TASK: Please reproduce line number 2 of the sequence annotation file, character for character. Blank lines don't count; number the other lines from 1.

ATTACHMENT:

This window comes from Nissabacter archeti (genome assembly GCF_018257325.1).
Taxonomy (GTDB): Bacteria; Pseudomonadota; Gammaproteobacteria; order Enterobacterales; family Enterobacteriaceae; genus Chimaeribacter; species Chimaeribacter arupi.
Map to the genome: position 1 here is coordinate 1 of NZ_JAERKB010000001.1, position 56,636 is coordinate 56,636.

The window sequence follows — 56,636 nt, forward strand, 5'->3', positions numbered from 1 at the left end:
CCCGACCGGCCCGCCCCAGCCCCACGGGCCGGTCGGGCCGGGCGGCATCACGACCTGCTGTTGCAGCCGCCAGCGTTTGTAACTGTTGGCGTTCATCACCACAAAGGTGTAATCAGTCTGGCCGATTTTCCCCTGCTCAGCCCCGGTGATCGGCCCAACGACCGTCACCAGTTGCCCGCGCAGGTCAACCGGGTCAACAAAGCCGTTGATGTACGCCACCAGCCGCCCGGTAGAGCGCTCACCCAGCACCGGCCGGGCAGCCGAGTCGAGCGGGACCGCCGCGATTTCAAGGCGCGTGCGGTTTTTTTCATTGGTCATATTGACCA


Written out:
Taxonomy (GTDB): Bacteria; Pseudomonadota; Gammaproteobacteria; order Enterobacterales; family Enterobacteriaceae; genus Chimaeribacter; species Chimaeribacter arupi.